For Patients & Families Struggling with Addiction

Substance abuse (substance use disorder) is one of the top health problems in the United States. In 2018, approximately 20.3 million people aged 12 or older had a substance use disorder (SUD) related to their use of alcohol or illicit drugs in the past year. But what exactly is addiction and why is it affecting so many lives?

What is Addiction?

Many can find it hard to understand why or how certain people get addicted to drugs or alcohol. Some may argue that those who use drugs lack moral principles or willpower, or that they can just stop using simply by choosing to.

Unfortunately, addiction isn’t as simple as it can seem. It is actually a very complex disease that, in short, changes how the user’s brain is wired. This means that it usually takes more than good intentions or a strong will for an individual to quit using a substance.


The Brain on Addiction

Most addictive substances cause the brain to release high levels of a chemical called dopamine. This is the same chemical that the brain associates with pleasure or reward – such as hunger, thirst, or sex for example. Over time, continued release of dopamine causes the brain to attempt to balance things out by producing less dopamine overall. When this change to the brain occurs, the brain starts to rely on substances to trigger any release of dopamine. This can lead a person to an obsession with obtaining more of the substance just to feel “normal.”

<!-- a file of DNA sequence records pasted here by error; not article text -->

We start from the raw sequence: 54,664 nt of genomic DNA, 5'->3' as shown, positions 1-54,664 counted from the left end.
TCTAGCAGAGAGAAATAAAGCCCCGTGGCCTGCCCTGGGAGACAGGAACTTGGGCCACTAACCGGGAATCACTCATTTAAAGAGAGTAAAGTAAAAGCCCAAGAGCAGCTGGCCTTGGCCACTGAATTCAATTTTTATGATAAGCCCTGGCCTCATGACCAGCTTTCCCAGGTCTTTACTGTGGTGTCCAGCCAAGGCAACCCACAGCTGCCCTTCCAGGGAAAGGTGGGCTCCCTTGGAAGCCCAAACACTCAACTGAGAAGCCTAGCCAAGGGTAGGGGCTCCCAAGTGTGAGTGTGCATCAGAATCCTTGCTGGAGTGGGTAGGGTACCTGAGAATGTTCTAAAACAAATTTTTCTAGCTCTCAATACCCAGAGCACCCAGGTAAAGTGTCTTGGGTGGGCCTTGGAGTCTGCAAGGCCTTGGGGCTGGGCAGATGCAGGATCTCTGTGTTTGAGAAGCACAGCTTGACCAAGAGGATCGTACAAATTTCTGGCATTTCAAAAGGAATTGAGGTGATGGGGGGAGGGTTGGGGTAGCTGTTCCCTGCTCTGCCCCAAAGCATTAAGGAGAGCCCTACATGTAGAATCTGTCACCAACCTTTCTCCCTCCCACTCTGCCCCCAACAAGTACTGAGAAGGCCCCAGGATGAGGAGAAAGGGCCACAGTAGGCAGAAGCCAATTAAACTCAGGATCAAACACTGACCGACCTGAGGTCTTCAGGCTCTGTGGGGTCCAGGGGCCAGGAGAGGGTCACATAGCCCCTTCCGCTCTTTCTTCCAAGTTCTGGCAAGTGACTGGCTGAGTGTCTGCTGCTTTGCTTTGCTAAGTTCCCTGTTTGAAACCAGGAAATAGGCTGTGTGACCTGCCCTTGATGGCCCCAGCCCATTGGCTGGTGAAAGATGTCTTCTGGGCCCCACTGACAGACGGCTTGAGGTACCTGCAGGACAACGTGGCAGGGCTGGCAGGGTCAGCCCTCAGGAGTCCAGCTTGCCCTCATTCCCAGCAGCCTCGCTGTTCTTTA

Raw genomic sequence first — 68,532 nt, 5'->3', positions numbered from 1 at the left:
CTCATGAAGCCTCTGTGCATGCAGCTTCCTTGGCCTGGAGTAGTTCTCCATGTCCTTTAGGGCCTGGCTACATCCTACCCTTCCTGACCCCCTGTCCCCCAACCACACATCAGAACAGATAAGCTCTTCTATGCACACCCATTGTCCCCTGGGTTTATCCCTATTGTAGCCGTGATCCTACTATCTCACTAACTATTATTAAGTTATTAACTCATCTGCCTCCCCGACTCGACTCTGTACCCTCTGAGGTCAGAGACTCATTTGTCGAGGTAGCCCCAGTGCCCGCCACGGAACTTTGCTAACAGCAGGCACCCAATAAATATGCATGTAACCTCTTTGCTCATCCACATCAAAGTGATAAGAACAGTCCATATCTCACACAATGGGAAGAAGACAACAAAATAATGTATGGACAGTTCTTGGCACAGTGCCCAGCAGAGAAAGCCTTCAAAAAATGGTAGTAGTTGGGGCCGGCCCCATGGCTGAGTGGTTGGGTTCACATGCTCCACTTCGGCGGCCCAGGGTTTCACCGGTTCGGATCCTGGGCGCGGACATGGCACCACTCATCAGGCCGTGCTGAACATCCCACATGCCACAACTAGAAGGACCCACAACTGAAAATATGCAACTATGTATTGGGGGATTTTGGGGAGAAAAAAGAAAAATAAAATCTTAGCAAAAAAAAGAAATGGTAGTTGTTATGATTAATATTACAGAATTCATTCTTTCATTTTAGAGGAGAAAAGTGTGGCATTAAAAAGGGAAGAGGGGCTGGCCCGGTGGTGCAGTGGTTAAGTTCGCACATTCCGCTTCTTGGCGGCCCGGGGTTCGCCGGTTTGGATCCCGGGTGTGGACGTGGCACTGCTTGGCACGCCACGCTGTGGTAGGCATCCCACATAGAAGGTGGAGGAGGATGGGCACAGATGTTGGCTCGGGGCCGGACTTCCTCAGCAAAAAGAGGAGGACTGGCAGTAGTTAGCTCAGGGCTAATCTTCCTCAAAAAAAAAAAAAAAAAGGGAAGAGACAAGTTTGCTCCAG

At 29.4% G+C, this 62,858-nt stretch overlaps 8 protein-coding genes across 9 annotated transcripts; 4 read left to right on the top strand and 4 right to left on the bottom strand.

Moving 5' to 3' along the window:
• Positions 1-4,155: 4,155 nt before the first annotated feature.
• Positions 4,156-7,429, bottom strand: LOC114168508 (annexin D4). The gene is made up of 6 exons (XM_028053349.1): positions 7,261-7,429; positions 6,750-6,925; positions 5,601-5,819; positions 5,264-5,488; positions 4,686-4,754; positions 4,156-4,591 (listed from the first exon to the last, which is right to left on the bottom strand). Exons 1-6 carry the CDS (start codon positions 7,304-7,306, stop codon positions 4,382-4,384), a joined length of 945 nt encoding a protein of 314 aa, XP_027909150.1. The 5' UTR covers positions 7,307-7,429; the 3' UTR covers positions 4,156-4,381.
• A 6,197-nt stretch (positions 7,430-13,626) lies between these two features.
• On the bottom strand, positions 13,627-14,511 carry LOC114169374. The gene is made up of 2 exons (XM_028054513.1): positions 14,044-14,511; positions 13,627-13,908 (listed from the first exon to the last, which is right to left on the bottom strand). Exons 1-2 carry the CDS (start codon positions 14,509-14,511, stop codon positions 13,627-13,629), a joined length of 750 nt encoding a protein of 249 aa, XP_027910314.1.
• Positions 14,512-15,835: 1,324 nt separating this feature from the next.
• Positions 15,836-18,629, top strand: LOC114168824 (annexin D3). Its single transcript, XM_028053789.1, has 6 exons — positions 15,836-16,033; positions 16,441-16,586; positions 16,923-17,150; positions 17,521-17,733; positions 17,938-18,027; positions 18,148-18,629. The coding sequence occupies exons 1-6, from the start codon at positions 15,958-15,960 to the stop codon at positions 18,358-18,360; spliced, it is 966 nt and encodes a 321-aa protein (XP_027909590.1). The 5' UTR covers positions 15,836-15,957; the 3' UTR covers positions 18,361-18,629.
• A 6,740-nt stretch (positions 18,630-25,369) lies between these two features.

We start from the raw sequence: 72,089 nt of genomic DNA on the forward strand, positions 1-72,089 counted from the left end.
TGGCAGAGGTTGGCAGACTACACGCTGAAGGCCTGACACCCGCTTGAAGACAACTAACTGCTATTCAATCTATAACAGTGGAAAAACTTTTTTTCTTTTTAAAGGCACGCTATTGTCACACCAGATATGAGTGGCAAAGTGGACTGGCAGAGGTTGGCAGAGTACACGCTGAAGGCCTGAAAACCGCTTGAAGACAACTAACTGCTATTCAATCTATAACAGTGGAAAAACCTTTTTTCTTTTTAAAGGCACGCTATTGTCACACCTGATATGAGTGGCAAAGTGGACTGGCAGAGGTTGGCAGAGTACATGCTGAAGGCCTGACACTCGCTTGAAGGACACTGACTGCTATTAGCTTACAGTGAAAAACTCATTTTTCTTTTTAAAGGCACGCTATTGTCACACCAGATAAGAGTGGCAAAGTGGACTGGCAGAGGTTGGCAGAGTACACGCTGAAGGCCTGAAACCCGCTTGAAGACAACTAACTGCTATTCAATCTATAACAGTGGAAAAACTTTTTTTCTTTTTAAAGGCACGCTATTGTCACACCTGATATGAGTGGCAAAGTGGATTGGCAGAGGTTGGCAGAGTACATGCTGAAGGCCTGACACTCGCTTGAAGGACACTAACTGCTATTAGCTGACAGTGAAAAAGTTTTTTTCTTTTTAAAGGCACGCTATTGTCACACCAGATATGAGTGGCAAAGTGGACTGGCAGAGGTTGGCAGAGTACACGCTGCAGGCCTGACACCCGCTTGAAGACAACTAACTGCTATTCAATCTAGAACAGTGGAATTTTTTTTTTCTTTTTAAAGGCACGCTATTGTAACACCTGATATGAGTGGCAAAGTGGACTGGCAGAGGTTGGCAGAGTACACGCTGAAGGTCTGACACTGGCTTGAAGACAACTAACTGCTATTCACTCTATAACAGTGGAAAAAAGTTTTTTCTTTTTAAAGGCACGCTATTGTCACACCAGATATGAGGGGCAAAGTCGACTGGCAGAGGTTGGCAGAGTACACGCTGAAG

For this reason, the person may also continue to use a particular substance despite the harmful or dangerous consequences. Eventually their dependency starts to interrupt their ability to function on a day to day basis. And once this process begins, it soon becomes self-perpetuating and the dependent person becomes unable to stop even though the chemicals could possibly be destroying their life socially, economically, and physically. In the most extreme cases of the disease, addiction can cause a person to stop caring altogether about their own or others’ well-being or survival.


Is it really a disease?

Though addiction has been classified as a disease for more than 40 years, there are still some who argue that addiction cannot be a disease because it is caused by the individual’s choice to use drugs or alcohol.

While the first or early stage use may be an initial choice by the user, once their brain has been changed by addiction, they can lose control of their behavior. Perhaps the most defining symptom of addiction is a loss of control over substance use.

“At the end of the day, choice does not determine whether something is a disease. Heart disease, diabetes and some forms of cancer involve personal choices like diet, exercise, sun exposure, etc. A disease is what happens in the body as a result of those choices.” –

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